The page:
What is peer review? How does it work? And is it really as flawed as people claim it is? In this little series, I will talk about all that, and then end up arguing that peer review does, in fact, work – at least in visualization. But first an example where it didn’t.
A paper made the rounds last week for its poor quality: Quilt Plots: A Simple Tool for the Visualisation of Large Epidemiological Data. It was peer-reviewed and accepted by an editor at PLOS ONE, which is an online science journal (covering all the sciences). PLOS ONE is an open-access online journal with the goal of publishing work faster and without trying to assess importance (which is difficult). That’s not a bad idea in principle, but this example shows that their rigorous peer review might need some work.
The paper simply presents a way to create a heatmap. It’s not just that the reviewers should be expected to know what a heatmap is, they should also see through the odd way the whole thing is argued: the heatmap function the authors were using in R had too many options, so they stripped out the dendrogram and clustering, and presented just the color-coded table as a new thing.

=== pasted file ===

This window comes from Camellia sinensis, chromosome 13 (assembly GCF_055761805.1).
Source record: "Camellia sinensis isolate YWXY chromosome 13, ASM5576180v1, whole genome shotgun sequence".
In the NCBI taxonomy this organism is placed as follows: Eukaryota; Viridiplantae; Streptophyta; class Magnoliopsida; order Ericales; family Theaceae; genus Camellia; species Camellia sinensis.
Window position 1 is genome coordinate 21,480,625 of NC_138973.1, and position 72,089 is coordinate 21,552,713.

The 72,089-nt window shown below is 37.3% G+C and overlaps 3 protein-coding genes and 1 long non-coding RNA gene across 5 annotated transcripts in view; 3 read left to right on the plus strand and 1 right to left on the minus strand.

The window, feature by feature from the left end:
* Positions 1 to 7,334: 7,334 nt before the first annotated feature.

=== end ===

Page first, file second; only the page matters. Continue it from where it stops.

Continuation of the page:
How anybody could think this was a valid contribution is beyond me. You can do this in Excel or Tableau with a few clicks, and it’s pretty easy even in R. What’s even more annoying is that the authors provide their implementation of their “technique” as R code – as screenshots inside a Word document.
This would be okay as a posting to an R mailing list perhaps, or as a short blog posting. And those are perfectly valid ways of publishing this sort of thing, without having to go through review. The point of peer review is to filter out the bad, nonsensical, and trivial stuff, so that you can expect to find good work when reading a journal or conference proceedings. It doesn’t always work, but it mostly does.
This is part of a five-part series on peer review in visualization. One posting a day will be posted throughout this week.